Plenty of story lines are in play when the Thunder face the Celtics, as they will Friday night in Boston, due to the 2010 deal between the two teams that saw Kendrick Perkins and Jeff Green trade places.
Both players were thought at the time to be untouchable members of each team’s core, with Perkins being the bruiser on a championship-contender, and Green being a piece that meshed perfectly with the rest of OKC’s young talent, who was on its journey to become one.
Green doesn’t seem that interested in facing his former team, preferring instead to focus on the opportunity he has in Boston. And Perkins? He just wants to have some fun with it.
From John Rohde of the Oklahoman:
One of Rondo’s closest friends is Thunder center and ex-teammate Kendrick Perkins, who has defended the other team’s point guard on occasion this season in hopes of taking opponents out of their normal offensive flow.
Asked if Perkins was going to check Rondo tonight, Brooks smiled and said: “Absolutely. Perk is begging me to do that. That would be fun. I’m sure the fans would love to see Perk getting down in his defensive stance, pressuring the ball. I don’t know how fun that would be for me watching it.”
We’ll see how serious both Perkins and Brooks are about trying to make this happen.
While Perkins has defended point guards this season, Rondo is far above average, and would likely have his way in that matchup, while making sure to toy with Perkins in the process.
You could see it happening on a switch off of a high pick and roll or something, but lining up Perkins to check Rondo in a straight up man-to-man defensive situation — even for just a single possession — would be basketball suicide.
ProBasketballTalk’s Kurt Helin explains why he believes the Sacramento Kings have enough pieces to potentially make a run at the final playoff spot in the West.
A lot of people around the NBA have ideas to improve the draft, free agency and the D-League, and Mavericks owner Mark Cuban has never been shy about sharing his. His latest idea seems pretty logical: a supplemental draft for undrafted free agents.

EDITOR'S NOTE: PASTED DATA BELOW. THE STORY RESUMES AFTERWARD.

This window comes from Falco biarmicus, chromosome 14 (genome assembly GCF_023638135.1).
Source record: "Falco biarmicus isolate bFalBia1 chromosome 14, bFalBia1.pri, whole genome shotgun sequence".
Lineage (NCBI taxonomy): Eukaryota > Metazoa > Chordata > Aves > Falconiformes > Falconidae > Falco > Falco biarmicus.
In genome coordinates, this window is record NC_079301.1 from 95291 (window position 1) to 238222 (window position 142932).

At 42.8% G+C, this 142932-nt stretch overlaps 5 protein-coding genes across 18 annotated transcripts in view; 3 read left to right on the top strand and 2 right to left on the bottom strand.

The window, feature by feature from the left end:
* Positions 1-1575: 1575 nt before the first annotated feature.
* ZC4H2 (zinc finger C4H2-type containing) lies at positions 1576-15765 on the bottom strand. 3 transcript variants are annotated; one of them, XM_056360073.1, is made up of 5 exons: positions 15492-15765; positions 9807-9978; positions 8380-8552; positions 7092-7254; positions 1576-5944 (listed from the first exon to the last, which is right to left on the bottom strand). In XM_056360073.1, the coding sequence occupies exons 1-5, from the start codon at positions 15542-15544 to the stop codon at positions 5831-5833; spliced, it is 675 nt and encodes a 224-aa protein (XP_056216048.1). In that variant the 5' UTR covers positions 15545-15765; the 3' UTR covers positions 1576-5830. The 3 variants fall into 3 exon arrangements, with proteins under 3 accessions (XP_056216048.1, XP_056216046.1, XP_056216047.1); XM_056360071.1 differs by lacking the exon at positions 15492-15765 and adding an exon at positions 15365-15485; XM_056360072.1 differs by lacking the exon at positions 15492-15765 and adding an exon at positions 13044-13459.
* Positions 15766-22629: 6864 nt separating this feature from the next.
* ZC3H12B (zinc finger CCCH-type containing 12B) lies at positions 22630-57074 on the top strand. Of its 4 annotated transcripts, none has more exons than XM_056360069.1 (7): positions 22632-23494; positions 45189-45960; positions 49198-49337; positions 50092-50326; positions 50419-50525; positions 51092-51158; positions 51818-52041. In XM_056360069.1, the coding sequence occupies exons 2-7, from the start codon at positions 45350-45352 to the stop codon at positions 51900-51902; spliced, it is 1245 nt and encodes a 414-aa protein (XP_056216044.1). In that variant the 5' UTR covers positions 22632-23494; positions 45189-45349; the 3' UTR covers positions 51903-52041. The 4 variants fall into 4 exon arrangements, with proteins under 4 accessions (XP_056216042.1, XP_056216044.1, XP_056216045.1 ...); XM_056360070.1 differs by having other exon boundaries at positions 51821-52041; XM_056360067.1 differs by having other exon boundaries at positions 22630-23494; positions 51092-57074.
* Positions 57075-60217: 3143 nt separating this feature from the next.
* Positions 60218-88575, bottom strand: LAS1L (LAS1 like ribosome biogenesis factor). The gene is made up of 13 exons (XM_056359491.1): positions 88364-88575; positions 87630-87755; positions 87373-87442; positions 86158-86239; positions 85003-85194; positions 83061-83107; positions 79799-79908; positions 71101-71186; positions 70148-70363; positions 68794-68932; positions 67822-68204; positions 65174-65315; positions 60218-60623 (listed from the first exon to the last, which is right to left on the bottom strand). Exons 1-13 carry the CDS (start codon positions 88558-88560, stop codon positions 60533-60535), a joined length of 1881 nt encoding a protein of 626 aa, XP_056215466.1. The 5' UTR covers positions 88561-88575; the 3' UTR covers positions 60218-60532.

Via Hoops Rumors:
“I would have a supplemental draft every summer for undrafted free agents of the current and previous 3 years,” Cuban wrote in an email to Hoops Rumors. “If you are more than 3 years out you are not eligible and just a free agent.”
The supplemental draft would have two rounds, and teams would hold the rights to the players they select for two years, Cuban added. Players can opt out and choose not to make themselves eligible, but those who get picked would receive fully guaranteed minimum-salary contracts when they sign, according to Cuban’s proposal.
“That would make it fun a few weeks after the draft and pre-summer league,” Cuban wrote. “It would prevent some of the insanity that goes on to build summer league rosters.”
It’s an interesting proposition. Most undrafted players who sign during the summer don’t get guaranteed contracts, so when deciding to enter this supplemental draft, they would have to weigh the value of having guaranteed money versus getting to decide where they sign. It’s unlikely that anything like this could happen anytime soon, because of all the hoops to jump through to get the league and the players’ union to sign off on it, but it’s a worthwhile idea that deserves some consideration in the next CBA negotiations.